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Richard P. Feynman
(11 May 1918 - 15 Feb 1988)

American theoretical physicist who was probably the most brilliant, influential, and iconoclastic figure in his field. His lifelong interest was in subatomic physics. In 1965, he shared the Nobel Prize in Physics for his work in quantum electrodynamics.

Richard P. Feynman Quotes on Physics (20 quotes)

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Astronomy is older than physics. In fact, it got physics started by showing the beautiful simplicity of the motion of the stars and planets, the understanding of which was the beginning of physics. But the most remarkable discovery in all of astronomy is that the stars are made of atoms of the same kind as those on the earth.
— Richard P. Feynman
In 'Astronomy', The Feynman Lectures on Physics (1961), Vol. 1, 3-6.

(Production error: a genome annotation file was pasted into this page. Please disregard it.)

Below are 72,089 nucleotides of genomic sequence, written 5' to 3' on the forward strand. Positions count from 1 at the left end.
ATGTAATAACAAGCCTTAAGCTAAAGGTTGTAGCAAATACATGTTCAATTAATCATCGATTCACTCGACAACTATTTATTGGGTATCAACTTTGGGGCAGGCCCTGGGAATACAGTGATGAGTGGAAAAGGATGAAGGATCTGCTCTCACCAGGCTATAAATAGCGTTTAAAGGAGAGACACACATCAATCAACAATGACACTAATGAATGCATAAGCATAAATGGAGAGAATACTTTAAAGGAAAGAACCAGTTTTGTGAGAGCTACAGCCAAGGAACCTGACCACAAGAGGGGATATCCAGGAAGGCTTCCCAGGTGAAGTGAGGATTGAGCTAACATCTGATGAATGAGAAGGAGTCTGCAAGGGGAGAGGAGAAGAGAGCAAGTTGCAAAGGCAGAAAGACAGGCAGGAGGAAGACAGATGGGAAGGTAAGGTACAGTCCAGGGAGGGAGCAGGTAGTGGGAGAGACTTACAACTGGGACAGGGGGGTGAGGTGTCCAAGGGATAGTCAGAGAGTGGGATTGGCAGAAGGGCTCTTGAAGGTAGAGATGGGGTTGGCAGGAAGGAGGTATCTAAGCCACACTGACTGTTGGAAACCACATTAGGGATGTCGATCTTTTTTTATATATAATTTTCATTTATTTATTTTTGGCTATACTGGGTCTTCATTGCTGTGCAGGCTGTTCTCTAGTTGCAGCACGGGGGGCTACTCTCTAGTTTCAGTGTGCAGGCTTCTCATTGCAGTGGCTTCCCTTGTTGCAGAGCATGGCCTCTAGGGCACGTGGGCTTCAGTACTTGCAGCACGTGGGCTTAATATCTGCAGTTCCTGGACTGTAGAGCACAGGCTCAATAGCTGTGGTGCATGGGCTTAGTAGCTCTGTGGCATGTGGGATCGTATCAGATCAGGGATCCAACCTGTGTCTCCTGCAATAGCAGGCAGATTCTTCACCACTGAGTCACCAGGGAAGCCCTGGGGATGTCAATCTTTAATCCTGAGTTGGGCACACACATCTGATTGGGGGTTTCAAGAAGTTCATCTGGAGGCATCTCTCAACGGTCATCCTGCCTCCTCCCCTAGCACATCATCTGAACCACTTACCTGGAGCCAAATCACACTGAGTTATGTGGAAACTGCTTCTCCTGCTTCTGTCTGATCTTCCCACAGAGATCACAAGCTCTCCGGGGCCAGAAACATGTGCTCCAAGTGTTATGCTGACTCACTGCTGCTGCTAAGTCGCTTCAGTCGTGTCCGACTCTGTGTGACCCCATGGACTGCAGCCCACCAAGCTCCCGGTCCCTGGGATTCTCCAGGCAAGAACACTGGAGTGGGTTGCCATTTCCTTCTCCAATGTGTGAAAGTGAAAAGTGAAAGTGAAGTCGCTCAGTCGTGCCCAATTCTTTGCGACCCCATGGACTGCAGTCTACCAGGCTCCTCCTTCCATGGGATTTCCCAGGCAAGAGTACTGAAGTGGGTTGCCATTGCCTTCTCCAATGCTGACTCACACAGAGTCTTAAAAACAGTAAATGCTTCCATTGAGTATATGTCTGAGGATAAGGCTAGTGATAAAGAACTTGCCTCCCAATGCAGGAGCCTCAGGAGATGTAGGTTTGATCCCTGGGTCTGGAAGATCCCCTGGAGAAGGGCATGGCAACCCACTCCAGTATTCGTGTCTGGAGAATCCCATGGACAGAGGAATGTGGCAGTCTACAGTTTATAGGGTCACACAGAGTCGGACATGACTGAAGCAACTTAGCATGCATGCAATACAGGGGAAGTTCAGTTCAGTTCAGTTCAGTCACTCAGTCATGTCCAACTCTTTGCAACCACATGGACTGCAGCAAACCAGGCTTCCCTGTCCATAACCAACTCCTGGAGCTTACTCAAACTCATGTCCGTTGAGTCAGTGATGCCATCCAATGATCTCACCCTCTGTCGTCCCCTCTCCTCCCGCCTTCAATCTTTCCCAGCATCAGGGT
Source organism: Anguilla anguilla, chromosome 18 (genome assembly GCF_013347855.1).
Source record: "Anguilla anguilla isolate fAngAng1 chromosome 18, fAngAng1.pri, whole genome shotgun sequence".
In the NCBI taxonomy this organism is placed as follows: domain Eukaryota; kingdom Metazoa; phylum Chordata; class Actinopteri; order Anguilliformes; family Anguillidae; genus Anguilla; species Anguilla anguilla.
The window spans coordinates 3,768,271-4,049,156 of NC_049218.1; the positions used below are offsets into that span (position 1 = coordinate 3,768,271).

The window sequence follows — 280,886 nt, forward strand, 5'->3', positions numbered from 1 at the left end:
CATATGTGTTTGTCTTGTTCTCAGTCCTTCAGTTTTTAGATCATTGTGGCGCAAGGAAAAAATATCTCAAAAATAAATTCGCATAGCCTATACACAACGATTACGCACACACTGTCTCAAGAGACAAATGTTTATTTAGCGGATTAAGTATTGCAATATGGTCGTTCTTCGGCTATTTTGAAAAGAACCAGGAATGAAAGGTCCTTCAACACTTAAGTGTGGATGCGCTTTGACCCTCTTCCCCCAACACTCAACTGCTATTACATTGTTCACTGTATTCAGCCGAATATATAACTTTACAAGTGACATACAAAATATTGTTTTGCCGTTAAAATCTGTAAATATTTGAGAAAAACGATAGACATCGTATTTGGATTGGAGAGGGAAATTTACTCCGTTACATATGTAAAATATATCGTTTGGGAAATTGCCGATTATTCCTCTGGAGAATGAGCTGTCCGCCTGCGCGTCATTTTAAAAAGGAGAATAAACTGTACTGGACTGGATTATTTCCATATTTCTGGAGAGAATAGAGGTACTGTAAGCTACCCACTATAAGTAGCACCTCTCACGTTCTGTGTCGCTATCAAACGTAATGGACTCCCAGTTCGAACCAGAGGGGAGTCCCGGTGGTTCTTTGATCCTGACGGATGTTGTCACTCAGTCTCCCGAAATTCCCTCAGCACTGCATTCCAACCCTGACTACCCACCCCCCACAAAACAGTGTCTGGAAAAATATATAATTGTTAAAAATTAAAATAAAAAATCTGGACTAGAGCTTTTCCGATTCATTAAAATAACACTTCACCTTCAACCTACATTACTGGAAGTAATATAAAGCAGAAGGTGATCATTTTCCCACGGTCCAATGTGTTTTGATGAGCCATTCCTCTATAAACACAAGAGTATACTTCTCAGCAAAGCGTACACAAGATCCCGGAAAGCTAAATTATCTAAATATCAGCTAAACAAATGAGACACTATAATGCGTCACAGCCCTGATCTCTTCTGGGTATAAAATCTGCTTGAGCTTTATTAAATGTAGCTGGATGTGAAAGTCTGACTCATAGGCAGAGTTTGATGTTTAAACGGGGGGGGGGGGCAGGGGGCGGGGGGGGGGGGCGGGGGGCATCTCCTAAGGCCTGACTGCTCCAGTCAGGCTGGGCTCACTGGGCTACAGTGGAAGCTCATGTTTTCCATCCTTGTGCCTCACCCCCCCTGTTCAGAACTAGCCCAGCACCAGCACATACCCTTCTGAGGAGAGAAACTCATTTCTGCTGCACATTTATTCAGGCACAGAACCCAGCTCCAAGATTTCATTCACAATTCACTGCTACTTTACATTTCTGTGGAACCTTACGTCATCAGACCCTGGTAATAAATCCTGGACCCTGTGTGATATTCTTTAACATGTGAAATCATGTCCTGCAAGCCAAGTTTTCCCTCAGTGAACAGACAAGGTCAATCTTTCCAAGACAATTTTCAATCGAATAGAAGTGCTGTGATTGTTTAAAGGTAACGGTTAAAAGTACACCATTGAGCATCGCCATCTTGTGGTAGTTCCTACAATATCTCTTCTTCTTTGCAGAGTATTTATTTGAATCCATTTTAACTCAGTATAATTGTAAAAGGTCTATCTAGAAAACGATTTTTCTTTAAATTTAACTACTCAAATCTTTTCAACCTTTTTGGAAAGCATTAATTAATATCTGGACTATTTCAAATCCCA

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Every theoretical physicist who is any good knows six or seven different theoretical representations for exactly the same physics. He knows that they are all equivalent, and that nobody is ever going to be able to decide which one is right at that level, but he keeps them in his head, hoping that they will give him different ideas for guessing.
— Richard P. Feynman
In The Character of Physical Law (1965, 2001), 168.
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Everything is made of atoms ... Everything that animals do, atoms do. ... There is nothing that living things do that cannot be understood from the point of view that they are made of atoms acting according to the laws of physics.
— Richard P. Feynman
In The Feynman Lectures (1963), 8.
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I often use the analogy of a chess game: one can learn all the rules of chess, but one doesn’t know how to play well…. The present situation in physics is as if we know chess, but we don’t know one or two rules. But in this part of the board where things are in operation, those one or two rules are not operating much and we can get along pretty well without understanding those rules. That’s the way it is, I would say, regarding the phenomena of life, consciousness and so forth.
— Richard P. Feynman